Evangelists are those gifted in proclaiming the gospel (Acts 21:8; 2 Tim 4:5). Everyone is called to evangelize, but some are uniquely gifted in this area.
The term pastor is used here to refer to a ministry in the church, though the related verb shepherd appears elsewhere (e.g., 1 Pet 5:2; Acts 20:28; John 21:16). Pastor is to be understood alongside the terms elder and overseer. I take them as the same office and use the terms interchangeably at our local church (cf. Acts 14:23; 20:17, 28; 1 Tim 4:14; 5:17, 19; Titus 1:5, 7; 1 Pet 5:1-4). The noun flock refers to the church (Acts 20:28-29; 1 Pet 5:2-3). In addition to the important role of teaching, pastors are to oversee the flock (1 Thess 5:12; Heb 13:17). They nurture, defend, protect, know, and sacrifice for the flock. In turn the New Testament says they should be honored and respected (1 Tim 5:17; 1 Thess 5:12-13).
The imagery of the shepherd applied to God in the Old Testament; He is the ultimate Shepherd who cared for and protected His people (Gen 49:24; Pss 23:1; 80:1; Isa 40:11). Leaders in the Old Testament were also referred to at times as "shepherds" (e.g., 2 Sam 5:2; Ps 78:71-72; Jer 23:2; Ezek 34:10). In the New Testament Jesus is the good shepherd (John 10:11-18), the great Shepherd (Heb 13:20), and the chief Shepherd (1 Pet 5:4). He is "the ultimate Senior Pastor," and pastors today are undershepherds.
Some take teacher as the same office as pastors, translating them "pastor-teacher." O'Brien provides a helpful conclusion:
While we wrestle with these distinctive positions and gifts, one thing is abundantly clear: God has blessed His people throughout redemptive history with gifted proclaimers of His Word. The author of Hebrews tells us, "Remember your leaders who have spoken God's word to you. As you carefully observe the outcome of their lives, imitate their faith" (Heb 13:7). Such leaders are instruments in the Redeemer's hands, used for our sanctification. Their teaching strengthens us and, as Paul says next, equips us for ministry.
The saints do the work of ministry (4:12). Church leaders prepare, complete, train, and equip God's people for ministry. We all have a work of ministry because we all have spiritual gifts given by Christ (1 Cor 12:7, 11; 1 Pet 4:10).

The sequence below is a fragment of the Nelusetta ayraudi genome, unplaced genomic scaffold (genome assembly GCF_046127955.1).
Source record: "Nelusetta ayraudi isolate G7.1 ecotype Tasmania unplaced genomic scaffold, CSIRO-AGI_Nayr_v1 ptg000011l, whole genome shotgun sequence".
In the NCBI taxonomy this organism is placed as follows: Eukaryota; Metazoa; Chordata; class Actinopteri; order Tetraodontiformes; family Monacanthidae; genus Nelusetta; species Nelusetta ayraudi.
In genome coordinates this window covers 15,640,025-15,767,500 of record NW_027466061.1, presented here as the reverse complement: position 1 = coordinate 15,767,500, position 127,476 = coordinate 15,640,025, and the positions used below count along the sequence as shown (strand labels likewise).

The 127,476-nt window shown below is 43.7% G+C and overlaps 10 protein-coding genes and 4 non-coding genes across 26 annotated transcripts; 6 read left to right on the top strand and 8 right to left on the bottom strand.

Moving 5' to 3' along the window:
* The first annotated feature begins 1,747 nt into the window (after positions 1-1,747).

This is not the first time Paul has mentioned "work." Earlier, he said that God saved us for good works (Eph 2:10). Later he will tell us to imitate God (5:1). God works, and we imitate God by working. The pastor works and the people work. The church is to have an "every-member ministry."
What are you doing with what God has given you? The church will be enriched in worship and mission when everyone is serving. When members give, work in child care, visit those in need, make meals for new parents, and minister to one another in groups, the body is edified, blessed, and built up (4:12).
Every member should grow up and use a towel, not wear a bib. They should not be immature consumers but eager servants. This is how Paul Tripp puts it:
101There is nothing greater to do with your life than to spend it for the glory of our Redeemer-King and the advancement of His kingdom.
A Healthy Church Is Marked by Spiritual Maturity
The result of the church's unity and diversity is the church's maturity. Notice how this body metaphor in verse 13, "a mature man," is contrasted with "children" in verse 14. Paul wants the people to grow up. Notice also that while one is doing the work of ministry (v. 12), one grows into maturity. We tend to think that one must be totally mature to serve in the church, and while we must be careful not to appoint leaders too quickly, we need to recognize that spiritual growth is not merely cerebral. Service is a means of growth in maturity.